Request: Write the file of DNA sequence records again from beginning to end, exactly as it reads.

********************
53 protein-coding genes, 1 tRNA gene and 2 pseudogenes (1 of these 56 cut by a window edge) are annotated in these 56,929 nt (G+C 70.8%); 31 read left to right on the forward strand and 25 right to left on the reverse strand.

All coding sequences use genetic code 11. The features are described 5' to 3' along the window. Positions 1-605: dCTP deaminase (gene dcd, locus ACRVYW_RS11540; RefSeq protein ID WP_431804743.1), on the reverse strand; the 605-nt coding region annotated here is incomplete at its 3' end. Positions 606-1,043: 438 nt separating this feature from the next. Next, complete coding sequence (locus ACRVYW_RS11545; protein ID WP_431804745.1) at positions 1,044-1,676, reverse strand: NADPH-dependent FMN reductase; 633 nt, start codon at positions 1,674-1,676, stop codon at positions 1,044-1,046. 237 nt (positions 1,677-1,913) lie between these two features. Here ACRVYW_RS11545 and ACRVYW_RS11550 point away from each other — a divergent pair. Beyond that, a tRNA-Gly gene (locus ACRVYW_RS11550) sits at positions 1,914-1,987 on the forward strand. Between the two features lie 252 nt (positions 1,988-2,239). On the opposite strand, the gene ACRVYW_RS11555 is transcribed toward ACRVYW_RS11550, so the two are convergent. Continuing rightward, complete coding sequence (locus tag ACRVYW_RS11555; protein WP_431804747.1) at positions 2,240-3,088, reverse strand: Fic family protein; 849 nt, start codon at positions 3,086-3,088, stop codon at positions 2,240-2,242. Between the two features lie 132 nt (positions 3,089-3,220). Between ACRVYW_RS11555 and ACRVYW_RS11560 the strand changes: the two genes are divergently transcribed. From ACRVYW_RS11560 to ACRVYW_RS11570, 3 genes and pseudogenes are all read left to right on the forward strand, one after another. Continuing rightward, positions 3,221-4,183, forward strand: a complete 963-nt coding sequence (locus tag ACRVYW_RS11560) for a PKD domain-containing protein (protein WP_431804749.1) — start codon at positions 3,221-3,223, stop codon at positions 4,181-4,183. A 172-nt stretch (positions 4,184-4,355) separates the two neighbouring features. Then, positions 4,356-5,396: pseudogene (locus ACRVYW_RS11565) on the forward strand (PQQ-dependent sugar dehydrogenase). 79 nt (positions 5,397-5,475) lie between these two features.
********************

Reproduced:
53 protein-coding genes, 1 tRNA gene and 2 pseudogenes (1 of these 56 cut by a window edge) are annotated in these 56,929 nt (G+C 70.8%); 31 read left to right on the forward strand and 25 right to left on the reverse strand.

All coding sequences use genetic code 11. The features are described 5' to 3' along the window. Positions 1-605: dCTP deaminase (gene dcd, locus ACRVYW_RS11540; RefSeq protein ID WP_431804743.1), on the reverse strand; the 605-nt coding region annotated here is incomplete at its 3' end. Positions 606-1,043: 438 nt separating this feature from the next. Next, complete coding sequence (locus ACRVYW_RS11545; protein ID WP_431804745.1) at positions 1,044-1,676, reverse strand: NADPH-dependent FMN reductase; 633 nt, start codon at positions 1,674-1,676, stop codon at positions 1,044-1,046. 237 nt (positions 1,677-1,913) lie between these two features. Here ACRVYW_RS11545 and ACRVYW_RS11550 point away from each other — a divergent pair. Beyond that, a tRNA-Gly gene (locus ACRVYW_RS11550) sits at positions 1,914-1,987 on the forward strand. Between the two features lie 252 nt (positions 1,988-2,239). On the opposite strand, the gene ACRVYW_RS11555 is transcribed toward ACRVYW_RS11550, so the two are convergent. Continuing rightward, complete coding sequence (locus tag ACRVYW_RS11555; protein WP_431804747.1) at positions 2,240-3,088, reverse strand: Fic family protein; 849 nt, start codon at positions 3,086-3,088, stop codon at positions 2,240-2,242. Between the two features lie 132 nt (positions 3,089-3,220). Between ACRVYW_RS11555 and ACRVYW_RS11560 the strand changes: the two genes are divergently transcribed. From ACRVYW_RS11560 to ACRVYW_RS11570, 3 genes and pseudogenes are all read left to right on the forward strand, one after another. Continuing rightward, positions 3,221-4,183, forward strand: a complete 963-nt coding sequence (locus tag ACRVYW_RS11560) for a PKD domain-containing protein (protein WP_431804749.1) — start codon at positions 3,221-3,223, stop codon at positions 4,181-4,183. A 172-nt stretch (positions 4,184-4,355) separates the two neighbouring features. Then, positions 4,356-5,396: pseudogene (locus ACRVYW_RS11565) on the forward strand (PQQ-dependent sugar dehydrogenase). 79 nt (positions 5,397-5,475) lie between these two features.